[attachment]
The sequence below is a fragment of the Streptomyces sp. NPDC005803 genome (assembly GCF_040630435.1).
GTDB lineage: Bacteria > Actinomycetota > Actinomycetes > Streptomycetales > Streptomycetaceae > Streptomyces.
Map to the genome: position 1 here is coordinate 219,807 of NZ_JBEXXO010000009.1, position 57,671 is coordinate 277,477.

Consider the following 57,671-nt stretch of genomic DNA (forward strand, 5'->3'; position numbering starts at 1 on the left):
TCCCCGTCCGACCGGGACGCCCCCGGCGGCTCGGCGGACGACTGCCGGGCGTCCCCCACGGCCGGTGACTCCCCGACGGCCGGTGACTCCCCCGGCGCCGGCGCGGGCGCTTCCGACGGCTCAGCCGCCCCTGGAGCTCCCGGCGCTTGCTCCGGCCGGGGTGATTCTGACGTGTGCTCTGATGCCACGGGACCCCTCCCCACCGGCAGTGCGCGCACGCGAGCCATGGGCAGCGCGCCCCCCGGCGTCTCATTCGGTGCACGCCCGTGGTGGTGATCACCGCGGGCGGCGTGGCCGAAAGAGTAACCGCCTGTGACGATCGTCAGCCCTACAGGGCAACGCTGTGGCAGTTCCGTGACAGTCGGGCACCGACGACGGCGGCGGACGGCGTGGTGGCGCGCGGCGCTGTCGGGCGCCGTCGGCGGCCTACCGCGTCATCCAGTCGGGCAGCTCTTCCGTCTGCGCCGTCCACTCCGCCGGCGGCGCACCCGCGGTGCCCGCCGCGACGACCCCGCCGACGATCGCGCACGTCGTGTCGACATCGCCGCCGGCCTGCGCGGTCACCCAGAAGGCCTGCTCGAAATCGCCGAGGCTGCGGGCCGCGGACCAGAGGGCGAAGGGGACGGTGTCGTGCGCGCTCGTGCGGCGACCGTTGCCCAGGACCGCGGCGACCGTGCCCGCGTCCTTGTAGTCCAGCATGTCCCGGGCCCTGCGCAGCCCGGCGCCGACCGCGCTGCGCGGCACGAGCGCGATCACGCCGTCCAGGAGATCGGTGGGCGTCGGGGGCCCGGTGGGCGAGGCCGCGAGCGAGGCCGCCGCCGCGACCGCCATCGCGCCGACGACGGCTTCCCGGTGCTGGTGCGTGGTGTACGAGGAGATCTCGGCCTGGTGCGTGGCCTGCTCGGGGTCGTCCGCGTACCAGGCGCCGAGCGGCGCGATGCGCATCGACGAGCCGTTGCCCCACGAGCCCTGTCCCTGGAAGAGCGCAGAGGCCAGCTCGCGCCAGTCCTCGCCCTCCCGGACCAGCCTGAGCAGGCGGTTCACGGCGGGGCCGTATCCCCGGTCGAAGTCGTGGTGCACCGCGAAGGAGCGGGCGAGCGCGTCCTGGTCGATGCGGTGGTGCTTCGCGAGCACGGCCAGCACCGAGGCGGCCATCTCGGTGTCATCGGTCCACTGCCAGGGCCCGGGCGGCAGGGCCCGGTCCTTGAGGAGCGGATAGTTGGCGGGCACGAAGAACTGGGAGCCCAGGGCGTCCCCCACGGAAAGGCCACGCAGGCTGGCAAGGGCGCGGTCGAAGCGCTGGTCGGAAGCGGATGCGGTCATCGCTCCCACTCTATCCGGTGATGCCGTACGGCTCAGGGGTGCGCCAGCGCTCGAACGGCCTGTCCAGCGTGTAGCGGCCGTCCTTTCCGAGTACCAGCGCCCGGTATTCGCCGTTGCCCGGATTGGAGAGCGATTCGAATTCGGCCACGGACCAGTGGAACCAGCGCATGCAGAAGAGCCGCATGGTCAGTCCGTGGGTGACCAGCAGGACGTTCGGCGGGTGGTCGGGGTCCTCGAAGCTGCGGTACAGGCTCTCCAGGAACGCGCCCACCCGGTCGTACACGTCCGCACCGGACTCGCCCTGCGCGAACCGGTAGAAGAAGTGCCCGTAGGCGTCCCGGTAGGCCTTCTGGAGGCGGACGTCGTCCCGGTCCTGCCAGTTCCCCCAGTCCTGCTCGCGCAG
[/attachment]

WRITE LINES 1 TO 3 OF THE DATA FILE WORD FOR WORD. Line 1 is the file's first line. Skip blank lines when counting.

The sequence below is a fragment of the Streptomyces sp. NPDC005803 genome (assembly GCF_040630435.1).
GTDB lineage: Bacteria > Actinomycetota > Actinomycetes > Streptomycetales > Streptomycetaceae > Streptomyces.
Map to the genome: position 1 here is coordinate 219,807 of NZ_JBEXXO010000009.1, position 57,671 is coordinate 277,477.